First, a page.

Let's Have a Truce on Mother's Day

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Have you ever come home from vacation and picked up a newspaper to learn that there's some really big war going on — but you can't figure out exactly what they're fighting about?

I'm not talking about the Balkans or the Middle East or Sri Lanka.

I'm talking about the Mommy Wars.

I usually rely on pundits to explain a war to me, but does it seem like this war's pundits are prone to exaggeration?

Some pundits would have me believe that working moms are evil. They drive by the day care center at 15 mph and push their kids out the open door. "Tuck and roll!" they command, speeding off to careers where they gather up against the glass ceiling like fish. Blinded by their devotion to the company, these moms ignore the scientific research on how day-care children are more disobedient and don't have social skills. Heavily dependent on their nannies, these moms couldn't make chocolate milk if they tried, and they certainly don't know that WD-40 is what gets crayon marks off a television screen.

Other pundits would have me believe that homemakers are wicked. I'm not sure what's so wicked about them. Apparently they don't let their children outdoors without two undershirts and a hooded jacket. And they rat out neighbors who don't sew their own Halloween costumes. Their children grow up thinking a woman's place is in the kitchen, or on the couch watching reruns of Ellen. They deny their own oppression, and their depression too. Blinded by their devotion to full-time motherhood, they ignore the scientific research on how day-care children have more verbal skills and less asthma.

What these two sides are fighting over, to put it bluntly, is who's the better mother. But every war is supposed to have a battle line, and amid the chaos of this war, I've been unable to find that battle line.

At first I thought the battle line was day care. Should a kid be with mom or go to preschool? But I looked at the research numbers, and now I'm confused again. Because 48% of stay-at-home moms send their 3-year-olds and 4-year-olds to preschool. Which is not that different a percentage from working moms, 53% of whom send their pre-Ks to preschool. This whole war can't be over that 5% difference, can it?

I started wondering where the kids of working moms go if not to preschool. It turns out they're being cared for by extended family, like grandparents. In fact, far more young kids (age 1 to 3) are in the care of relatives than in all the nursery schools and day-care centers combined. So maybe this war is about who gets to use the grandparents. But nobody steals grandparents — it must be something else.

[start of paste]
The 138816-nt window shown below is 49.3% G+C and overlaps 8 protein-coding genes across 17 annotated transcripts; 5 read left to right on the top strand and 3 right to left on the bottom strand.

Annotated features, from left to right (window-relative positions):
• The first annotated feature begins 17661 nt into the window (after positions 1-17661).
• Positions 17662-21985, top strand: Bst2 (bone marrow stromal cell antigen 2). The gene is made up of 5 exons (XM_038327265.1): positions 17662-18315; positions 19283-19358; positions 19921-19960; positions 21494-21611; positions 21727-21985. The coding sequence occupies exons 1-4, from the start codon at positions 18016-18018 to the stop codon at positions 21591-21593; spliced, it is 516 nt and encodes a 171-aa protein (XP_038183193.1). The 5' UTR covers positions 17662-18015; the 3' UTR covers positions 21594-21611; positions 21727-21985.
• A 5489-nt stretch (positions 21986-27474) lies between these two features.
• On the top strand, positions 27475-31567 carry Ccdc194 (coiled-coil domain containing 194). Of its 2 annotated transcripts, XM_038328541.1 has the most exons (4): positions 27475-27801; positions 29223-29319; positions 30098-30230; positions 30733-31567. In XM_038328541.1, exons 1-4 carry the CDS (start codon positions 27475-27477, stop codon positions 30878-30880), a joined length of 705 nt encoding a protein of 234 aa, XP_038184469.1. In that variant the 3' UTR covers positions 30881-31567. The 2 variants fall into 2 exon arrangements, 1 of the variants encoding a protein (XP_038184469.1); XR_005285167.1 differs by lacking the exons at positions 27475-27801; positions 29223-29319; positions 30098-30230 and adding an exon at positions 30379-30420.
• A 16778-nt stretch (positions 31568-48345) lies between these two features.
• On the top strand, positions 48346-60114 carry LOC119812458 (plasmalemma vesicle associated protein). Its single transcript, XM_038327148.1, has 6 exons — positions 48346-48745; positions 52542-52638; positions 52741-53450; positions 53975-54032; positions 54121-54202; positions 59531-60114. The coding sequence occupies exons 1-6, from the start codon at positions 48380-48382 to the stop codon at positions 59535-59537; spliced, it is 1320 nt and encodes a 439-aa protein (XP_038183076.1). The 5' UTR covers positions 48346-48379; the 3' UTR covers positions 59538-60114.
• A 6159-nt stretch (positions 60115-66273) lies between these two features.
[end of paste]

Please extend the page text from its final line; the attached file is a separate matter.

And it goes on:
So this war must be about how much time kids get with their parents. The sociologists keep meticulous track of this. For decades, they've had moms fill out time diaries, chronicling how they allocate their minutes. This research makes an important distinction between accessible time and engaged time. Accessible time is when the parent is present, but the kid is playing or watching television while mom cooks and cleans. Engaged time is direct interaction — snuggling, talking, reading books, eating together, and checking homework. A fascinating report on this came out last week from Suzanne Bianchi at the University of Maryland. She concluded that a working mom engages with her child 42 minutes less per day than a stay-at-home mom.

You might wonder how could it average only 42 minutes difference, when mom is home for nine hours. Remember that stay-at-home moms send their children to school, and often to after-school enrichment programs. Working moms, meanwhile, really kick it up a notch when they come home. They pack a ton of direct interaction into those three hours before bedtime.

This whole war couldn't be about those 42 minutes, could it? Good things can happen in 42 minutes a day, but to put it in perspective, both stay-at-home moms and working moms spend over 16 hours a week taking showers, getting dressed and doing their hair.

In fact, when you look at Bianchi's time charts, it's surprising how similar the lives are of working moms and homemakers. Not much separates them, and even less separates their kids.

For instance, both types of mom drive their children to activities on average almost three days a week. Both types of mom get their children to help with chores almost five days a week. Both eat dinner with their kids nearly five days a week. Both moms — in combination with the dads — help kids with homework more than six times a week.

I'm not sure why these moms get such a bad rap from the pundits. I know I'm just a bystander who doesn't get it, but both types of moms sound like great moms to me. Both praise their children more than four days a week. Both laugh with their children more than five days a week. Both kiss and hug their children more than five days a week.

I recognize that there will always be a war over who is the better mother. I've read enough war coverage to know this has no ending. But I think a kid is lucky to have either type of mom, and so I'm not going to pick sides. I'm with the grandparents. Neutral as the Red Cross.